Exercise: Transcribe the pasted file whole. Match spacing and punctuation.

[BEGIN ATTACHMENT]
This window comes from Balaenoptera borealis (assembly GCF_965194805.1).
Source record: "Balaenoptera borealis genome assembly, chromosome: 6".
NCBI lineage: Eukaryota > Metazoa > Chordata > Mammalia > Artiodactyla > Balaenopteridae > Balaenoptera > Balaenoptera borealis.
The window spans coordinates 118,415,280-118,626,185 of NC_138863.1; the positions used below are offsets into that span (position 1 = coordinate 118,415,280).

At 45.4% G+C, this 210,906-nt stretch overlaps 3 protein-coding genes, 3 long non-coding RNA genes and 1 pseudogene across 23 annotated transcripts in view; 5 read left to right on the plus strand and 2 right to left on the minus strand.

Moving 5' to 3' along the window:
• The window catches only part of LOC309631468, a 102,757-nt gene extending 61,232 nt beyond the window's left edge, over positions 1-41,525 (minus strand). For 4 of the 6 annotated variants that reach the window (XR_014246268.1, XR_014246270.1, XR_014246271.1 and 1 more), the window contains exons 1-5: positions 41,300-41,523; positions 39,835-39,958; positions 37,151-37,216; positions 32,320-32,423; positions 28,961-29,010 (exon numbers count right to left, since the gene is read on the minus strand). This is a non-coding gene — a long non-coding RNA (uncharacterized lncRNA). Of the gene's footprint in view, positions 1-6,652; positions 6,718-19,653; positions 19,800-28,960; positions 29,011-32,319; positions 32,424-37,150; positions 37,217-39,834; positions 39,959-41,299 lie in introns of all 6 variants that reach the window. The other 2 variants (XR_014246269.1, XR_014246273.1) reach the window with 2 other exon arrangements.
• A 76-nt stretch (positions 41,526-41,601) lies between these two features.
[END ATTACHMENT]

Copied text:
This window comes from Balaenoptera borealis (assembly GCF_965194805.1).
Source record: "Balaenoptera borealis genome assembly, chromosome: 6".
NCBI lineage: Eukaryota > Metazoa > Chordata > Mammalia > Artiodactyla > Balaenopteridae > Balaenoptera > Balaenoptera borealis.
The window spans coordinates 118,415,280-118,626,185 of NC_138863.1; the positions used below are offsets into that span (position 1 = coordinate 118,415,280).

At 45.4% G+C, this 210,906-nt stretch overlaps 3 protein-coding genes, 3 long non-coding RNA genes and 1 pseudogene across 23 annotated transcripts in view; 5 read left to right on the plus strand and 2 right to left on the minus strand.

Moving 5' to 3' along the window:
• The window catches only part of LOC309631468, a 102,757-nt gene extending 61,232 nt beyond the window's left edge, over positions 1-41,525 (minus strand). For 4 of the 6 annotated variants that reach the window (XR_014246268.1, XR_014246270.1, XR_014246271.1 and 1 more), the window contains exons 1-5: positions 41,300-41,523; positions 39,835-39,958; positions 37,151-37,216; positions 32,320-32,423; positions 28,961-29,010 (exon numbers count right to left, since the gene is read on the minus strand). This is a non-coding gene — a long non-coding RNA (uncharacterized lncRNA). Of the gene's footprint in view, positions 1-6,652; positions 6,718-19,653; positions 19,800-28,960; positions 29,011-32,319; positions 32,424-37,150; positions 37,217-39,834; positions 39,959-41,299 lie in introns of all 6 variants that reach the window. The other 2 variants (XR_014246269.1, XR_014246273.1) reach the window with 2 other exon arrangements.
• A 76-nt stretch (positions 41,526-41,601) lies between these two features.